Experts prepare to drain lake in Uttarakhand after chopper delivers special gear
- Two Navy divers who were winched down from a helicopter close to the lake's surface used hand-held echolocation devices to measure its depth which was found to be around 8 to 9 metres.
A helicopter on Sunday delivered special communication equipment to an expert team to analyse a lake formed upstream in the Rishiganga in Uttarakhand and communicate from the remote area about their findings and how to drain the lake, the State Disaster Response Force (SDRF) said.
The special equipment - quick deployable antenna (QDA) - which is based on satellite communication, helps authorities to reach out to people or officials in areas where there are no signals and send and receive voice and video data and hold video conferencing. Under this technology, 1.2-metre QDA (V Sat) and 1.2-metre V-SAT very small aperture terminal is used.
The expert team was formed by Uttarakhand’s chief secretary Om Prakash and includes scientists from Uttarakhand Space Application Centre, Geological Survey of India and others apart from officers from the Indo Tibetan Border Police (ITBP) and the SDRF.
The team reached the lake area on Saturday and are now analysing the lake to find out ways to drain it so that it doesn’t breach in future and lead to another tragedy like the one in Chamoli on February 7 when a glacier broke off to trigger a devastating that killed dozens. Many others are still missing.
“The experts will analyse the lake and direct the SDRF and ITBP men to drain it out by widening its mouth,” SDRP spokesperson Praveen Alok said.
Ridhim Agarwal, DIG SDRF Uttarakhand said an Indian Air Force (IAF) helicopter took two Navy divers to the lake on Saturday to measure its depth.
“The chopper hovered over the lake and Navy divers descended close to the lake surface and used their hand-held echolocation devices for measuring the depth of the lake. The lake depth has been found to be around 8 to 9 metres”.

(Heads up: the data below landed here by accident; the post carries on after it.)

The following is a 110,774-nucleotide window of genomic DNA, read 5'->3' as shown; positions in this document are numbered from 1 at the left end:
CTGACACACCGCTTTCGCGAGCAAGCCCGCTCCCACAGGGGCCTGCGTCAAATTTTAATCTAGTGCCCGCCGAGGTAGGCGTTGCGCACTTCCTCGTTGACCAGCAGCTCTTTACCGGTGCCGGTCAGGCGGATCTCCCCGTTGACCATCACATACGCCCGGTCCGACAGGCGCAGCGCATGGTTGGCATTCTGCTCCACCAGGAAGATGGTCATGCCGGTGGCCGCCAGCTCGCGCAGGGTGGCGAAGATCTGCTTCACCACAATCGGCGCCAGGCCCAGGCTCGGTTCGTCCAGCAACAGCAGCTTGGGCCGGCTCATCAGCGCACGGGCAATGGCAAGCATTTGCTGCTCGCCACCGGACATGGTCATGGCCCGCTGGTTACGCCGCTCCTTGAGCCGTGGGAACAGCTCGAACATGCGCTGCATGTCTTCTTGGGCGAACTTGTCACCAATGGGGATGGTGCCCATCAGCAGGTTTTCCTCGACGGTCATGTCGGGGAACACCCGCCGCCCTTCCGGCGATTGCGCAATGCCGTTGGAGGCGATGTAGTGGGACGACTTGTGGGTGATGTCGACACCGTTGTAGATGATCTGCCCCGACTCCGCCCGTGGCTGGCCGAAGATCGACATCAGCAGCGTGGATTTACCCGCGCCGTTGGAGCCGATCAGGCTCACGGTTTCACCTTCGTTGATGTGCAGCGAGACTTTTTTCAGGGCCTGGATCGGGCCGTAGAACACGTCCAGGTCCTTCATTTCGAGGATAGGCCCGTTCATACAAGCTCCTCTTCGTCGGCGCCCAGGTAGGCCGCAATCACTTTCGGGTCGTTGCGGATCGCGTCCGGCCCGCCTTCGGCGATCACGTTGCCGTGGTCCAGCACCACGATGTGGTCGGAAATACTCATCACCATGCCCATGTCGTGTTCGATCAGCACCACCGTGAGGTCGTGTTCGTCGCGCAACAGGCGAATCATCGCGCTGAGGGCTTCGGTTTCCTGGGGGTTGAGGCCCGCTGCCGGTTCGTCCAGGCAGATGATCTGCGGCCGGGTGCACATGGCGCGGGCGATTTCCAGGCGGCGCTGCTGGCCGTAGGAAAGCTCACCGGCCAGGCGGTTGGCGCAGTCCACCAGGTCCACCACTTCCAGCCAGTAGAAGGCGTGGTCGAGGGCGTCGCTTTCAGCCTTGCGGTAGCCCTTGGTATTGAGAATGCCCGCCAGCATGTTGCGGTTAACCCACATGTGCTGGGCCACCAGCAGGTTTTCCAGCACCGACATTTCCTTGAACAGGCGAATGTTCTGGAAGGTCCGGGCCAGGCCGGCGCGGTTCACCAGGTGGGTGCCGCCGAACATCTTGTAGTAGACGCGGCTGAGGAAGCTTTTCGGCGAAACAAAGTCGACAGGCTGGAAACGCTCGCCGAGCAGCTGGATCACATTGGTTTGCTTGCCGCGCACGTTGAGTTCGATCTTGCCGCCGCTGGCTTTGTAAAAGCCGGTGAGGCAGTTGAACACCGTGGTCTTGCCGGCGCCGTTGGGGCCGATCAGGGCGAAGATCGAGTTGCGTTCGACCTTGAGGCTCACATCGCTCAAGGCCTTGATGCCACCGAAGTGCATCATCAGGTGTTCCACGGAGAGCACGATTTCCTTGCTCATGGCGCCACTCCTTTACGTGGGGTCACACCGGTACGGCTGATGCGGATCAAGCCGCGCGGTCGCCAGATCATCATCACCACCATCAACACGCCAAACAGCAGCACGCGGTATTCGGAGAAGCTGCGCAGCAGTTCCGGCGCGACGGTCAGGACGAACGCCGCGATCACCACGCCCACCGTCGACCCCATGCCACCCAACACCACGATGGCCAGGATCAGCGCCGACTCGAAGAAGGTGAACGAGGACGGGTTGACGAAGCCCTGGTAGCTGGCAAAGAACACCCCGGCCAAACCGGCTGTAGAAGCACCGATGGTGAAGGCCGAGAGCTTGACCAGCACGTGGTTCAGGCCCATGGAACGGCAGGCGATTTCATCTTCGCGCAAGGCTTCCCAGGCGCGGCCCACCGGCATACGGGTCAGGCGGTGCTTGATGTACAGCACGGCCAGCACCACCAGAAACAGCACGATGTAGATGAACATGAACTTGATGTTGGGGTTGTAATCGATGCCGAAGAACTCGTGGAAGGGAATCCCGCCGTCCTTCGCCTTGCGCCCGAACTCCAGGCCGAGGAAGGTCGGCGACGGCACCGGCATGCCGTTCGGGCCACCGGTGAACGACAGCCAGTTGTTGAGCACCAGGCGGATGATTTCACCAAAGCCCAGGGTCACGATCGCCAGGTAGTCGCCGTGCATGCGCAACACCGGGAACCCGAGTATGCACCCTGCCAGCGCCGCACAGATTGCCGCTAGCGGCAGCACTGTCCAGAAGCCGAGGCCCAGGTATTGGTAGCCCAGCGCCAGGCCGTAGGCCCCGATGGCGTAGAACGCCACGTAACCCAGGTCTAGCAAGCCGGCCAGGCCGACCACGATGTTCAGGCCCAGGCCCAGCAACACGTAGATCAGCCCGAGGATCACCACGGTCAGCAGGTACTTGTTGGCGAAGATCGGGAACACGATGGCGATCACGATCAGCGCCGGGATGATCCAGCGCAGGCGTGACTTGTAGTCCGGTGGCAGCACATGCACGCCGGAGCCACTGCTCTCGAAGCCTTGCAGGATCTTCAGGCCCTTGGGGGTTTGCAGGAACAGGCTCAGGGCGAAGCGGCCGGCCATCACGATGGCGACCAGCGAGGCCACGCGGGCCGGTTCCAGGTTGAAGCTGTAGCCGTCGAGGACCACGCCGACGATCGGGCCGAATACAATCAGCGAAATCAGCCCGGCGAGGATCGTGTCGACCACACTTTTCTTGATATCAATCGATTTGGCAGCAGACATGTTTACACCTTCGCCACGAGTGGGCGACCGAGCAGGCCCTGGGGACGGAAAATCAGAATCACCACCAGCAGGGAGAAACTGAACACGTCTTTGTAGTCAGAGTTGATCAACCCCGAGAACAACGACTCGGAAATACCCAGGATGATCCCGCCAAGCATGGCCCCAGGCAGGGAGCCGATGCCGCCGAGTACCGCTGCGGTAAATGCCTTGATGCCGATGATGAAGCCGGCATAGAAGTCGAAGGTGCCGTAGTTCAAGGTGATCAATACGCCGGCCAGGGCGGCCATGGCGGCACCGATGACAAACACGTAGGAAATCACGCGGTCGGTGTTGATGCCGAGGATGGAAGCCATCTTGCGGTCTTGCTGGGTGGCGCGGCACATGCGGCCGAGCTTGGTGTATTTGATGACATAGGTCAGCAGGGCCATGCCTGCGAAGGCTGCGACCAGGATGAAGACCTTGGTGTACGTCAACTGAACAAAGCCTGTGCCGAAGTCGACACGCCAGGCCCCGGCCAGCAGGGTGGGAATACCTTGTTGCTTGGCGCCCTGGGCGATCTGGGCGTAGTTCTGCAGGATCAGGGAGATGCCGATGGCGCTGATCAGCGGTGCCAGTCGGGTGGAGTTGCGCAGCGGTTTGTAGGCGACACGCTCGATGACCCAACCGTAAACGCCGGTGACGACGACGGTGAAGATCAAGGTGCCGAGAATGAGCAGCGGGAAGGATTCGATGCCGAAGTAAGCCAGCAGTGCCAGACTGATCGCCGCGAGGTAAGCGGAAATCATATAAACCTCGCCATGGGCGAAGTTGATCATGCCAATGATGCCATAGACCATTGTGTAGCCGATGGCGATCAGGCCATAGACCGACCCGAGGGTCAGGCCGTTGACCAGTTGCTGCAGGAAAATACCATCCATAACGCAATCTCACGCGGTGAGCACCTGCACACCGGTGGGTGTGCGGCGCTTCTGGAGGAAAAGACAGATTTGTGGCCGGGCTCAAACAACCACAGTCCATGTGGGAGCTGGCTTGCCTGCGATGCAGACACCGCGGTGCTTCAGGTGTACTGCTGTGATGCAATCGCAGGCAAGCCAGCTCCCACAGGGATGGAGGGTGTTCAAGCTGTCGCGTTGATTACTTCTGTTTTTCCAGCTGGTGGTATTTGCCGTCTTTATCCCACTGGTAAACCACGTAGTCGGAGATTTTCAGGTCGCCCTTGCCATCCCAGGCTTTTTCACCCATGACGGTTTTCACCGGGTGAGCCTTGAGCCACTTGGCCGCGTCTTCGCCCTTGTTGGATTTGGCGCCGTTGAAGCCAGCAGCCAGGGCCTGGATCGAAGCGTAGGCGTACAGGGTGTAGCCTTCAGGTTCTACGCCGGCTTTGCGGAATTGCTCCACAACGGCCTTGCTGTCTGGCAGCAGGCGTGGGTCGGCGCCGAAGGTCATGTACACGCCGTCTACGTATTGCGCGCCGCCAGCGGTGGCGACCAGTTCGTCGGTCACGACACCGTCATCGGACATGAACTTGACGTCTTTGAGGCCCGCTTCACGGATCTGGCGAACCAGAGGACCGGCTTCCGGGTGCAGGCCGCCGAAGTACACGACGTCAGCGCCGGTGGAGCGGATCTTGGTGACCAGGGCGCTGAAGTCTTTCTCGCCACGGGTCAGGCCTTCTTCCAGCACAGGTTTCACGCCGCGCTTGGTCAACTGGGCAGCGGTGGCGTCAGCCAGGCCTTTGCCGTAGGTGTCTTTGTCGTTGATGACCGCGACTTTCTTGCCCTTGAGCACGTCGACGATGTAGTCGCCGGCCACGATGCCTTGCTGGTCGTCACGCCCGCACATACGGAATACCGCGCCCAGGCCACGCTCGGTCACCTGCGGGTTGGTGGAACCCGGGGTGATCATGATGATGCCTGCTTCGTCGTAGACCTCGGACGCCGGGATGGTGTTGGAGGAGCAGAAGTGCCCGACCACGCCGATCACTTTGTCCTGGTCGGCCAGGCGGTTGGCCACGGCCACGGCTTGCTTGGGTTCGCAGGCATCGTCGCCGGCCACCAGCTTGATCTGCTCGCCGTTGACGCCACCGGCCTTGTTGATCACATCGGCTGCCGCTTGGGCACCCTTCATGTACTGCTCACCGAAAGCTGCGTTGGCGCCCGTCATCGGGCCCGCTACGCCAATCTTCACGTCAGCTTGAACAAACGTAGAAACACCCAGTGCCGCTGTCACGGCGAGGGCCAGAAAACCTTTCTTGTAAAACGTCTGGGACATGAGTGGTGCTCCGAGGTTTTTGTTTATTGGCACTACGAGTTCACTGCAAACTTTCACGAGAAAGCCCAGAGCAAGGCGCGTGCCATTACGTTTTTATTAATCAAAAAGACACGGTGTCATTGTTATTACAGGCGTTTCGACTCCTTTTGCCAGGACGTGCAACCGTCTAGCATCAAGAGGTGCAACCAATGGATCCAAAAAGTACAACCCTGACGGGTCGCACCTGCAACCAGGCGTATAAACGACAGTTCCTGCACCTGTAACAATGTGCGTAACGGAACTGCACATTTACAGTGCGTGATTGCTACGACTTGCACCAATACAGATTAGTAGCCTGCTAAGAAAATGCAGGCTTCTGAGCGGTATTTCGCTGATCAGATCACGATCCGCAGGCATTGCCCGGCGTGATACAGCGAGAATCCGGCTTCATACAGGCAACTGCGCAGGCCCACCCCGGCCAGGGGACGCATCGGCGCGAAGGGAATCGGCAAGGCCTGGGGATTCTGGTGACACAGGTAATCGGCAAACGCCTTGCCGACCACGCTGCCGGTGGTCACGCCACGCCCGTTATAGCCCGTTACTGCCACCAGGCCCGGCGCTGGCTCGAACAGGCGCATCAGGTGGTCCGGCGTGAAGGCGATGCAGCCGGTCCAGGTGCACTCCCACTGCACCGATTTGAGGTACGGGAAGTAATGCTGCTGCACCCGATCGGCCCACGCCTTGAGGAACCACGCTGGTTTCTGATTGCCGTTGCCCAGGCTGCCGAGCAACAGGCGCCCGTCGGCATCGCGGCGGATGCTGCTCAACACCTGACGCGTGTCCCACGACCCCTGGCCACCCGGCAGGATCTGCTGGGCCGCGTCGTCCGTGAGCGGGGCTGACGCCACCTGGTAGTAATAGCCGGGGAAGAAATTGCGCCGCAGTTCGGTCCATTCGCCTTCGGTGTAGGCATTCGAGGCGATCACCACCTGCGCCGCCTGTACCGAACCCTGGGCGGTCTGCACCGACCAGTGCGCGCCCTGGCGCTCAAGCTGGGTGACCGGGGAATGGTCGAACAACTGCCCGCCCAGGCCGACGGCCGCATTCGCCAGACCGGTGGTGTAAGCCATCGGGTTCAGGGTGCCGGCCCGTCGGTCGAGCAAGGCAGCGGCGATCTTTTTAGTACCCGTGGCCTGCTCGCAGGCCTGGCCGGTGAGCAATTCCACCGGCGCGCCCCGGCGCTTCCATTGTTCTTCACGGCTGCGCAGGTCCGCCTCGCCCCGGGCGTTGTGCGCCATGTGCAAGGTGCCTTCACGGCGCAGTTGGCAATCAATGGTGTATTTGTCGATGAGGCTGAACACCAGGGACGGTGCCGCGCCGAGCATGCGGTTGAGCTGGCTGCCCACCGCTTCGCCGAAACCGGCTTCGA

Agarwal said they knew the other dimensions of the lake and to understand the quantum of water, they needed to know the depth of the lake. “Now as we know the depth, we are roughly aware of the quantum of water there. Our experts are looking into how this water can be drained out by widening its mouth”, she said.
In October last year the Uttarakhand SDRF had acquired the QDA technology to effectively tackle the challenges from disasters and reach out to affected people in the remote areas of the Himalayan state at the earliest.
The state government has already distributed 248 satellite phones in the remote areas of the state so that timely communication is possible between authorities involved in dealing with disasters and emergencies and the people living in remote areas with poor or no mobile phone connectivity. To further strengthen the communication, the SDRF has now acquired QDA technology.
“SDRF has procured six QDA systems including three static and three mobile ones. The static QDA will be set up at SDRF headquarters in Dehradun while mobile QDAs can be sent to the affected area by a helicopter so that communication regarding the disaster, rescue and search and other emergencies could be established quickly. This will help in effectively managing rescue and search operations in real time and will help the authorities here in reducing casualties due to various disasters”, Agarwal said.
In October last year, a trial of QDA systems was conducted by establishing communication between SDRF control room in Dehradun and Gunji area in Pithoragarh, Malari area in Chamoli and Tiuni area in Dehradun district. After the successful trial, the QDA technology was inaugurated by chief minister Trivendra Singh Rawat, who interacted with the village heads and others in these areas through QDA and discussed the main problems facing them.